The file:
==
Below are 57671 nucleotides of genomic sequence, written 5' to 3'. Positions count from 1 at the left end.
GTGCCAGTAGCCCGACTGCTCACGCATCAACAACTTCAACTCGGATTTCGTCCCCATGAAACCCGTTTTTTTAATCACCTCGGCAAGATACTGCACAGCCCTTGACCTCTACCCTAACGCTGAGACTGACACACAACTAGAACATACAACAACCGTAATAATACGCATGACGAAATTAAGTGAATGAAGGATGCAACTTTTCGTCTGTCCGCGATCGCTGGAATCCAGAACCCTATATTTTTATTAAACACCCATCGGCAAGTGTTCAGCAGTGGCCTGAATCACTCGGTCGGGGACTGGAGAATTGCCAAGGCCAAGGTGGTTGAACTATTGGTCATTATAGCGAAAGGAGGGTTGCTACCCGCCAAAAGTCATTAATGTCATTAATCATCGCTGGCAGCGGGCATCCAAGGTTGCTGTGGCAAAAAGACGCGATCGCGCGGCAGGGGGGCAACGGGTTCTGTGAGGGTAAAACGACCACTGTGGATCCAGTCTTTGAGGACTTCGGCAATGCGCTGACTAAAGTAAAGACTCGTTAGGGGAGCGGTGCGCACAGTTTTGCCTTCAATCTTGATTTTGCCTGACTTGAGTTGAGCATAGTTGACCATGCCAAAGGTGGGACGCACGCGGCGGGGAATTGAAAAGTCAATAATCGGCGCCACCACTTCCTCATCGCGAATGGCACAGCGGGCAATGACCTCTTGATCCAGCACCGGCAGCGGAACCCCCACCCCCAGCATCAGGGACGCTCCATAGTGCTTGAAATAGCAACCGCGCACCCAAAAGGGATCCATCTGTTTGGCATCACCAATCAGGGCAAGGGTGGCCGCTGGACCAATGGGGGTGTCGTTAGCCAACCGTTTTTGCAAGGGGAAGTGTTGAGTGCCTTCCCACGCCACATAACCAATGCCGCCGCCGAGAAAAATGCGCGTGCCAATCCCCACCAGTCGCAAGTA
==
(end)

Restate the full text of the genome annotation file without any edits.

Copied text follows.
Below are 57671 nucleotides of genomic sequence, written 5' to 3'. Positions count from 1 at the left end.
GTGCCAGTAGCCCGACTGCTCACGCATCAACAACTTCAACTCGGATTTCGTCCCCATGAAACCCGTTTTTTTAATCACCTCGGCAAGATACTGCACAGCCCTTGACCTCTACCCTAACGCTGAGACTGACACACAACTAGAACATACAACAACCGTAATAATACGCATGACGAAATTAAGTGAATGAAGGATGCAACTTTTCGTCTGTCCGCGATCGCTGGAATCCAGAACCCTATATTTTTATTAAACACCCATCGGCAAGTGTTCAGCAGTGGCCTGAATCACTCGGTCGGGGACTGGAGAATTGCCAAGGCCAAGGTGGTTGAACTATTGGTCATTATAGCGAAAGGAGGGTTGCTACCCGCCAAAAGTCATTAATGTCATTAATCATCGCTGGCAGCGGGCATCCAAGGTTGCTGTGGCAAAAAGACGCGATCGCGCGGCAGGGGGGCAACGGGTTCTGTGAGGGTAAAACGACCACTGTGGATCCAGTCTTTGAGGACTTCGGCAATGCGCTGACTAAAGTAAAGACTCGTTAGGGGAGCGGTGCGCACAGTTTTGCCTTCAATCTTGATTTTGCCTGACTTGAGTTGAGCATAGTTGACCATGCCAAAGGTGGGACGCACGCGGCGGGGAATTGAAAAGTCAATAATCGGCGCCACCACTTCCTCATCGCGAATGGCACAGCGGGCAATGACCTCTTGATCCAGCACCGGCAGCGGAACCCCCACCCCCAGCATCAGGGACGCTCCATAGTGCTTGAAATAGCAACCGCGCACCCAAAAGGGATCCATCTGTTTGGCATCACCAATCAGGGCAAGGGTGGCCGCTGGACCAATGGGGGTGTCGTTAGCCAACCGTTTTTGCAAGGGGAAGTGTTGAGTGCCTTCCCACGCCACATAACCAATGCCGCCGCCGAGAAAAATGCGCGTGCCAATCCCCACCAGTCGCAAGTA